Email is becoming a very useful and almost essential tool in business. When communicating within a company or outside of it, it’s important to get the correct impact and make sure you catch the person’s interest before you lose it. If the email is overly long you are likely to find that the reader won’t even bother to read it, which means when you’ve written a proposal that is almost three pages long all that hard work has just gone to waste.
I’ve written before about the content of emails but this is specifically about knowing how long the email should be, and what should be featured. The fact is the email needs to be as short as you can possibly make it, but still contain enough information to keep the readers interest. So it’s a case of finding that perfect balance.
Getting the Length Right
The important thing is to know who you are actually writing to, be it a client, a customer or even an executive of a company. There are many people in a company, and many in others that you have to communicate with too, so make sure you know who they are before you start to write. Also know the subject and fully understand what you are talking about. The fact is that if you start to write and feel you have to explain the subject not only to them but yourself then you are going to write too much, you have to be concise and to the point.
When writing about a subject first think about what you are actually trying to say, is this the initial proposal to catch the reader’s interest? If so then you don’t need to explain it all, you can save that for later in the email conversation. First you have to write the basics, an outline of sorts so that the reader can see what you are wanting, why you are contacting them and what information you are trying to share with them. Once you get the reply to ask for more detailed information then you can write the second email that will be more detailed, or even include it as a document that the reader can read in their own time. This saves time for not only them but for you.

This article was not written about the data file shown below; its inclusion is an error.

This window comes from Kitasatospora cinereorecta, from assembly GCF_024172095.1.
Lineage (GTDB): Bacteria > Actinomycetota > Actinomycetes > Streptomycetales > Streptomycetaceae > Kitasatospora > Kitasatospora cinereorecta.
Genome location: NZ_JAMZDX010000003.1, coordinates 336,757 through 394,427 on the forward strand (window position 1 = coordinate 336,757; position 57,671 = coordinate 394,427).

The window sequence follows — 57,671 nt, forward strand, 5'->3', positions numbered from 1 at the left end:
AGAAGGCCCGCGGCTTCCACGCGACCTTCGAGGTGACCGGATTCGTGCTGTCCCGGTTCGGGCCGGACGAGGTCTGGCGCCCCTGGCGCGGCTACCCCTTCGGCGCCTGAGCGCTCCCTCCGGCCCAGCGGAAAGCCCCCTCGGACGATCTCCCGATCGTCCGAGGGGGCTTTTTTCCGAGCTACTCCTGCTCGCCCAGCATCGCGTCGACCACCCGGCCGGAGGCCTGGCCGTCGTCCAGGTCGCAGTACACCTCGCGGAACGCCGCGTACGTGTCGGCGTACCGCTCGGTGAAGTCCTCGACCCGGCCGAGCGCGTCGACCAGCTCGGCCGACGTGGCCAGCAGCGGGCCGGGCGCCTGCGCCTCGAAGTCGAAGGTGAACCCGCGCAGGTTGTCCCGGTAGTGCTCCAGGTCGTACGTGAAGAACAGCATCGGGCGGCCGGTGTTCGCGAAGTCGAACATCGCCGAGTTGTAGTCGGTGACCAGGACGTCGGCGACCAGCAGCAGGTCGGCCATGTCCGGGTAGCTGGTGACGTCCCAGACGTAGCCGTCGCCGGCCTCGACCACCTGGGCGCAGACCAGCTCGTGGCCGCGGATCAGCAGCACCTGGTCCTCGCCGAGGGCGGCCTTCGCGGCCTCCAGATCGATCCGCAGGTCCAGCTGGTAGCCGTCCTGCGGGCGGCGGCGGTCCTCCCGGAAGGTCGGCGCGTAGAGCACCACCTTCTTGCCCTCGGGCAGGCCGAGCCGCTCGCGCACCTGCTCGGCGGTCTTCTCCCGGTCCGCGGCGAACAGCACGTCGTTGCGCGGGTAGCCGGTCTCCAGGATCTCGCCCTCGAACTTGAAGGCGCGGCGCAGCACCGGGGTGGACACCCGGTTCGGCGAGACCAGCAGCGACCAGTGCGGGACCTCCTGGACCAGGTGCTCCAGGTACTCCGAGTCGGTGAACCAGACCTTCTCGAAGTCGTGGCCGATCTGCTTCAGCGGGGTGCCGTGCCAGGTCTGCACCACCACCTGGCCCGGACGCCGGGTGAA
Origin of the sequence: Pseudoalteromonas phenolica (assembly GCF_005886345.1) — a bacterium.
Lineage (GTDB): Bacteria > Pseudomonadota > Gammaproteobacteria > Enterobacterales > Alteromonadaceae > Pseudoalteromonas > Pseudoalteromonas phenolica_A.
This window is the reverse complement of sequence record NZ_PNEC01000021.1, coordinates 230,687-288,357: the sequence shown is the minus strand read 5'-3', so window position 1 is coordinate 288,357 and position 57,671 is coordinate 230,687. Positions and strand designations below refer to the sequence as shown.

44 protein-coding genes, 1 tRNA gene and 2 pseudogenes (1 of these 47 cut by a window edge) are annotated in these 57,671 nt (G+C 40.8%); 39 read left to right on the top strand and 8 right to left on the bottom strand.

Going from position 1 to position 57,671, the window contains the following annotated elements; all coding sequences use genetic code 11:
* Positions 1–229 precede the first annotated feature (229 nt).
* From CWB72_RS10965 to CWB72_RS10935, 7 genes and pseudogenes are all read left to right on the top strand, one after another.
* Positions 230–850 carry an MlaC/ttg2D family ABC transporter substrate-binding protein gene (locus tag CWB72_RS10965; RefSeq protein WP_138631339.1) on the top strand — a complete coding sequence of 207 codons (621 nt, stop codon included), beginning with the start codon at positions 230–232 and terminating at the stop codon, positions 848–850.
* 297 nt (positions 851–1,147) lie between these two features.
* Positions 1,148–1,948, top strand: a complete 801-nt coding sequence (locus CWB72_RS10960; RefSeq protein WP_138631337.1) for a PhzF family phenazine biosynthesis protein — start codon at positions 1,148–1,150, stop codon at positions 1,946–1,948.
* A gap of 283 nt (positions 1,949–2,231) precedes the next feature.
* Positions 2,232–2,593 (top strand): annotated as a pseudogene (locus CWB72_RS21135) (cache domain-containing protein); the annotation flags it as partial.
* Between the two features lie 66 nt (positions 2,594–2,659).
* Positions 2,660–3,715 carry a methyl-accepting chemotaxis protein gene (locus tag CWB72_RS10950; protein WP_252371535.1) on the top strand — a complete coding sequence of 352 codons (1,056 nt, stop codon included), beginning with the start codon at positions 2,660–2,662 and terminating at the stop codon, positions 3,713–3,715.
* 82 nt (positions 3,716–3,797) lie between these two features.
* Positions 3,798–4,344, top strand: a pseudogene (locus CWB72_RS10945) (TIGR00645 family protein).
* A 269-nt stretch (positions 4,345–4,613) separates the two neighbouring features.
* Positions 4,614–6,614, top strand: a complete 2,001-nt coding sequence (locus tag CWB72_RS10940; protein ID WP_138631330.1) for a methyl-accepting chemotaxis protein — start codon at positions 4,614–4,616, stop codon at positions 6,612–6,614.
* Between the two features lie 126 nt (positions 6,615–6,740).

Be aware though there are times when emails should be longer, and if there is a need for it don’t stray away from that fact. If for example you are dealing with a complaint and length is needed to fully explain something then it is likely that the reader will be ready for these details and will take time to read it. This is a different scenario of course because the reader has, in a way already asked for the details. This also can be taken into consideration when writing an email, but you have to be able to understand the situation and consider the length, and just what the person is asking for.
In the end you are the person who has to decide just how long emails should be, but it is always important to consider the context of what you are trying to achieve. Do you want to catch a person’s interest? If so then you aim for the shorter email but with enough detail to get the point across, but in the end you do have to use your own instincts and knowledge to know exactly what the situation requires.